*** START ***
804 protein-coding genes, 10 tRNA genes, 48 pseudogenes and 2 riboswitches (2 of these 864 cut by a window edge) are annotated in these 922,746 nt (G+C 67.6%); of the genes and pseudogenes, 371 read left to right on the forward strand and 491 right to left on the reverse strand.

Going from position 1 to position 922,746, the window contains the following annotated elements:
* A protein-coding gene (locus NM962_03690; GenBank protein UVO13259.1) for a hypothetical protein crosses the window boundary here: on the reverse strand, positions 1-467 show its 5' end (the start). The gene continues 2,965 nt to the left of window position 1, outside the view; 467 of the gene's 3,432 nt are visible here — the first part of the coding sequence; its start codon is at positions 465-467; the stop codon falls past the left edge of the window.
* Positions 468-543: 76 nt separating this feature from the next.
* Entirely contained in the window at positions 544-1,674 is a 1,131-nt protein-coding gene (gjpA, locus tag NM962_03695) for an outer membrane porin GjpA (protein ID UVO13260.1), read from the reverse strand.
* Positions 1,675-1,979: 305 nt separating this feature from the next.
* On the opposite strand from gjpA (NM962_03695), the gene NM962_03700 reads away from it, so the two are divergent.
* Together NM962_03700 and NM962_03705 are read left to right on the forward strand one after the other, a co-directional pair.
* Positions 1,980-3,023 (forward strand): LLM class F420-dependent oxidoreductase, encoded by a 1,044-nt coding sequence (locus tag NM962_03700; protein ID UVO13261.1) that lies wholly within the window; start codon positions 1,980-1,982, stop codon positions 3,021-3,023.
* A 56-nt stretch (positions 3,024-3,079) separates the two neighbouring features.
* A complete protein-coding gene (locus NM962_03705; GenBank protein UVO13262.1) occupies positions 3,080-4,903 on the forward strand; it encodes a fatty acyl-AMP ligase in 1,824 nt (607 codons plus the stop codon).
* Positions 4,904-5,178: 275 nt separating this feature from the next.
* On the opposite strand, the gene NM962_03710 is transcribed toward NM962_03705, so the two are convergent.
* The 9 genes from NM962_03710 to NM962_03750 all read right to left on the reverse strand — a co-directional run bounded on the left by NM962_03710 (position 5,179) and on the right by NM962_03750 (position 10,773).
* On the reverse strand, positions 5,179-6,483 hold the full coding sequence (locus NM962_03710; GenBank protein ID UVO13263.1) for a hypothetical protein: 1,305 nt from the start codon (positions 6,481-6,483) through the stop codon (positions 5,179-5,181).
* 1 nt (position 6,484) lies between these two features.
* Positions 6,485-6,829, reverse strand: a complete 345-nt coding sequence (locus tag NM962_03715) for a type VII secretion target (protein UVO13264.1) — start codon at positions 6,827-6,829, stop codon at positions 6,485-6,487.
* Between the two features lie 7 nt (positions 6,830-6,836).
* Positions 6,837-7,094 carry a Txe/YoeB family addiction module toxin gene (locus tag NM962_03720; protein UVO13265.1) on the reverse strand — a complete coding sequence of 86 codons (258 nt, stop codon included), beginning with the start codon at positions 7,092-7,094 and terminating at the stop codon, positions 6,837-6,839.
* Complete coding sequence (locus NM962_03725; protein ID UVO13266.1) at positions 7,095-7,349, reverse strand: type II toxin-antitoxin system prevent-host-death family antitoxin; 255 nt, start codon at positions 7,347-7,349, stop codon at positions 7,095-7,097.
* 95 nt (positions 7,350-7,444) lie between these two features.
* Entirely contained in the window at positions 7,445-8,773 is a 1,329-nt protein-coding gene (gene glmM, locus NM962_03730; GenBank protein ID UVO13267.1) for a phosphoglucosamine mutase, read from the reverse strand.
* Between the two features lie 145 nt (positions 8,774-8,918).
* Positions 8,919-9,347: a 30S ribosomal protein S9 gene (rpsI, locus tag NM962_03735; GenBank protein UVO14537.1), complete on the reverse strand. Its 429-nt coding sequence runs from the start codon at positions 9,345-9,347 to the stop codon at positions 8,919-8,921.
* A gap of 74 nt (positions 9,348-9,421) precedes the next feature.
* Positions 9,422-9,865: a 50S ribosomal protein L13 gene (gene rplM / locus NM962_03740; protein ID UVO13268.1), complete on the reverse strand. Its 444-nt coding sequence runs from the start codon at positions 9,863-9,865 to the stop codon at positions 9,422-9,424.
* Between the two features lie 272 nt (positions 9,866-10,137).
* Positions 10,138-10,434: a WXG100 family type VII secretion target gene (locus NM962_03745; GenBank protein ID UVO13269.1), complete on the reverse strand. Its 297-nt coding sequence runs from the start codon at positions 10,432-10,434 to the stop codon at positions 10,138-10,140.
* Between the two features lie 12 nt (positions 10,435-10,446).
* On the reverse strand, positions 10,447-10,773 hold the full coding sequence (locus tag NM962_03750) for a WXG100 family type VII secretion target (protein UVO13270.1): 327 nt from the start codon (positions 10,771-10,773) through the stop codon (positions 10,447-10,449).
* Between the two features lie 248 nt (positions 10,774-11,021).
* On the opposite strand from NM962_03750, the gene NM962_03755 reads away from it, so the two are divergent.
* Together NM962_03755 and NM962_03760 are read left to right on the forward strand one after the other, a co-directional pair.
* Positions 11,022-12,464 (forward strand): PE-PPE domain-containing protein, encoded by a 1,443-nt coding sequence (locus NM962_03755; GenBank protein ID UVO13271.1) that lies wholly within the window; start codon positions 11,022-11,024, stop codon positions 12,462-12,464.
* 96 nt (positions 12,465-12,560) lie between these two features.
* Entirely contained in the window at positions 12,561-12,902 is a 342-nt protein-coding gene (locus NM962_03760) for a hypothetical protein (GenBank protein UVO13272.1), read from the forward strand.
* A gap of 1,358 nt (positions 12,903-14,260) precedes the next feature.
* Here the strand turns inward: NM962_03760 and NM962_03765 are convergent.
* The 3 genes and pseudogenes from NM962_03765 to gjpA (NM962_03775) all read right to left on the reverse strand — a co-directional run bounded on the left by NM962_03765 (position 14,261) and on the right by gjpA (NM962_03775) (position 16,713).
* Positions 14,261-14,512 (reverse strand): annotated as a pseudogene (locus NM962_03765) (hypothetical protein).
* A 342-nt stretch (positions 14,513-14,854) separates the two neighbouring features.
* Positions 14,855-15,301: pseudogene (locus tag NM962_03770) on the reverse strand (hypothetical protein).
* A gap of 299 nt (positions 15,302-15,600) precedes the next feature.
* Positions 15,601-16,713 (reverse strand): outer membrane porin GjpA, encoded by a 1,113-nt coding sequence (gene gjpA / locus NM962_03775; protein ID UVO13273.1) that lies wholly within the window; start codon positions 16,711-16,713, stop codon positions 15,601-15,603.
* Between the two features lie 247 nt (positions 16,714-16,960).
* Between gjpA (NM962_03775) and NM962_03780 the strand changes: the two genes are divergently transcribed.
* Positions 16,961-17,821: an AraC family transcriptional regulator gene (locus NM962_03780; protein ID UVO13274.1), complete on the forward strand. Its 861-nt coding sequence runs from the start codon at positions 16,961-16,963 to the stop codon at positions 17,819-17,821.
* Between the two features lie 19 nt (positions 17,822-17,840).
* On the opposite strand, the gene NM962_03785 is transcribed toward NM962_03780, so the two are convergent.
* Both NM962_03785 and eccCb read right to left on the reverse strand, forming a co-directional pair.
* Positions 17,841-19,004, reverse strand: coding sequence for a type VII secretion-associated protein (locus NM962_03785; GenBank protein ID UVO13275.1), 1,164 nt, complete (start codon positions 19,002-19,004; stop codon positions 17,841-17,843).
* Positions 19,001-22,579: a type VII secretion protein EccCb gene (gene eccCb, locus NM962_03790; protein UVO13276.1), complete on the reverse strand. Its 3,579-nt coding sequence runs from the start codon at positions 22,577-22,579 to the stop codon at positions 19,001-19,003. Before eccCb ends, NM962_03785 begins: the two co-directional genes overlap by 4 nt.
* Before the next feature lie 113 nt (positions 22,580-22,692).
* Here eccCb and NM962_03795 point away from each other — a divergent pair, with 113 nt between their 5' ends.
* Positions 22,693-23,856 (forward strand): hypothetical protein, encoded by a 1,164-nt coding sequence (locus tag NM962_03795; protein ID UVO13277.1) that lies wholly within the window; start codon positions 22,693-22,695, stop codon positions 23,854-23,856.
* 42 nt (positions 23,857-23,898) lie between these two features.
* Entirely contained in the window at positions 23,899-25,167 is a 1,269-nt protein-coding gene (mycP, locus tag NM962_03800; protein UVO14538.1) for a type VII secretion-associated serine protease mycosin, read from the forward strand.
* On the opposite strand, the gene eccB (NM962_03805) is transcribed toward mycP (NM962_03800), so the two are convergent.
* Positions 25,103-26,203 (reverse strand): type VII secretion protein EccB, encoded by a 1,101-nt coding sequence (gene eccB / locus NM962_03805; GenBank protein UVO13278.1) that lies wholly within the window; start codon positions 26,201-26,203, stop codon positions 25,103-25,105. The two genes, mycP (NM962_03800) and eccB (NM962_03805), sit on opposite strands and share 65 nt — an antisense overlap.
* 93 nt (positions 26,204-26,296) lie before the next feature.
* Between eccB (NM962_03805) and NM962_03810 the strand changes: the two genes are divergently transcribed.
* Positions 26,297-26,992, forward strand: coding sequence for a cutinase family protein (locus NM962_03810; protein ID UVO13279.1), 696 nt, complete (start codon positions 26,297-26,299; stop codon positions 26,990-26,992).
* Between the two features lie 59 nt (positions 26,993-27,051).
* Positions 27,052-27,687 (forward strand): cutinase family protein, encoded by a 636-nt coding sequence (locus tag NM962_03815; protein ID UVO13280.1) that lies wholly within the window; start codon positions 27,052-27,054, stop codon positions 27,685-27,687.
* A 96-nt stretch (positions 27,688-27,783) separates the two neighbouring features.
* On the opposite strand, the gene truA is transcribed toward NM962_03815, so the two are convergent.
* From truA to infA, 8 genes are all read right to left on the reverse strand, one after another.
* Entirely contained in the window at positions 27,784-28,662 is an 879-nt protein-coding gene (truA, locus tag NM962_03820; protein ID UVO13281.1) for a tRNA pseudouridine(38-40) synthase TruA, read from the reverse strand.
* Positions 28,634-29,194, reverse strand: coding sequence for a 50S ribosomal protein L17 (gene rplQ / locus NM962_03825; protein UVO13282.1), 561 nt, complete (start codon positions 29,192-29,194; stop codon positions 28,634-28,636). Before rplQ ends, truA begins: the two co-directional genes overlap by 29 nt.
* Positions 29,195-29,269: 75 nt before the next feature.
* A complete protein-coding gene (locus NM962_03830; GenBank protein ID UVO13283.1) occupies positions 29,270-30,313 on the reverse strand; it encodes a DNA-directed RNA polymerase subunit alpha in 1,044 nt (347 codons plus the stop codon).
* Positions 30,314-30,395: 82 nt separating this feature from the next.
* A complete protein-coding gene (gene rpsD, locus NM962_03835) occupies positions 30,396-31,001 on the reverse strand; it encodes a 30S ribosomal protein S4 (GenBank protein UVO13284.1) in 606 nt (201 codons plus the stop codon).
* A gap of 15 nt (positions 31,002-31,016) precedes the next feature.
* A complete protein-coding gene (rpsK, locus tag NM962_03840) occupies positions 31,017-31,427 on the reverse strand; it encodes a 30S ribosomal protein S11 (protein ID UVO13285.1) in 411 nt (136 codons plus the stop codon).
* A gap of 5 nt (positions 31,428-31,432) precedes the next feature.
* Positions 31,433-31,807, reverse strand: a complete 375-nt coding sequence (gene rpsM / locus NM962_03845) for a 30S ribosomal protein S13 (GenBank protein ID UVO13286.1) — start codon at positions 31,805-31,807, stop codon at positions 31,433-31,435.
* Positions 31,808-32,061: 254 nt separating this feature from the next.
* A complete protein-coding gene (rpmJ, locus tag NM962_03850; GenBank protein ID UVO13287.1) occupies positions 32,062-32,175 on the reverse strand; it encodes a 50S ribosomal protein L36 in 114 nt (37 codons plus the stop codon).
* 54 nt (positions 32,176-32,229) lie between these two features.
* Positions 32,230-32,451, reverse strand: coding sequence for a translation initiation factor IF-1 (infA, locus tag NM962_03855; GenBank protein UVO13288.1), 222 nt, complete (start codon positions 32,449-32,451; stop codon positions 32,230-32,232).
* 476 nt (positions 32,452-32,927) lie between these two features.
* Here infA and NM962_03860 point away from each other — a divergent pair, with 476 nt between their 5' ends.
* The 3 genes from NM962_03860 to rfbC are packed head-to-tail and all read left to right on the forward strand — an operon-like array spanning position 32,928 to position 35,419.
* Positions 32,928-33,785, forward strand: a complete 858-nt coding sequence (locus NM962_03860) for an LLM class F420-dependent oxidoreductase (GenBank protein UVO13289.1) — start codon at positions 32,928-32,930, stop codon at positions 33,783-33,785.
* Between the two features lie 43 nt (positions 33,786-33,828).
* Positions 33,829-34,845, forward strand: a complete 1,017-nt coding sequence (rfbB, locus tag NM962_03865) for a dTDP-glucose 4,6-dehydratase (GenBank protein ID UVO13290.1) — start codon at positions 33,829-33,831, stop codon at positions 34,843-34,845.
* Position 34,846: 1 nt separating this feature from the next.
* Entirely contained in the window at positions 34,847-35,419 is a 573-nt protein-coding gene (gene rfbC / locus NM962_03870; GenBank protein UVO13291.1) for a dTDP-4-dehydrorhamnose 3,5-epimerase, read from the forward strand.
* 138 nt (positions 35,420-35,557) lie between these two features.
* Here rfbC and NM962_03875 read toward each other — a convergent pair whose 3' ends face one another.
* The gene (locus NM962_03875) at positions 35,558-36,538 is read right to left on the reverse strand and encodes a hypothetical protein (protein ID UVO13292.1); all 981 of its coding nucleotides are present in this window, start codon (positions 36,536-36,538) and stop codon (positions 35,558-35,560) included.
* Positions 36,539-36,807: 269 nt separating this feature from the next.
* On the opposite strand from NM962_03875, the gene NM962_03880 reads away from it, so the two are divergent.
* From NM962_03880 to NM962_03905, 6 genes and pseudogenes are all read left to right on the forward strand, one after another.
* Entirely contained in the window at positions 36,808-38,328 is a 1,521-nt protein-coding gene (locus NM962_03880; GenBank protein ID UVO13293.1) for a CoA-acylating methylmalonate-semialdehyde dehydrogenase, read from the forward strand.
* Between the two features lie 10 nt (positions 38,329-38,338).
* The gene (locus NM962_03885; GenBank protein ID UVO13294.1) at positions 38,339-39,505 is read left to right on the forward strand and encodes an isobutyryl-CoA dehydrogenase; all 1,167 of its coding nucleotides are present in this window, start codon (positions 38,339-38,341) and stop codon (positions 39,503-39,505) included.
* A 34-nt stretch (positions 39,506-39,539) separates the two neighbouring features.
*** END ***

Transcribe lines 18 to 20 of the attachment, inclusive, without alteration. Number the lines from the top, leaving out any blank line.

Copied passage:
* Between the two features lie 7 nt (positions 6,830-6,836).
* Positions 6,837-7,094 carry a Txe/YoeB family addiction module toxin gene (locus tag NM962_03720; protein UVO13265.1) on the reverse strand — a complete coding sequence of 86 codons (258 nt, stop codon included), beginning with the start codon at positions 7,092-7,094 and terminating at the stop codon, positions 6,837-6,839.
* Complete coding sequence (locus NM962_03725; protein ID UVO13266.1) at positions 7,095-7,349, reverse strand: type II toxin-antitoxin system prevent-host-death family antitoxin; 255 nt, start codon at positions 7,347-7,349, stop codon at positions 7,095-7,097.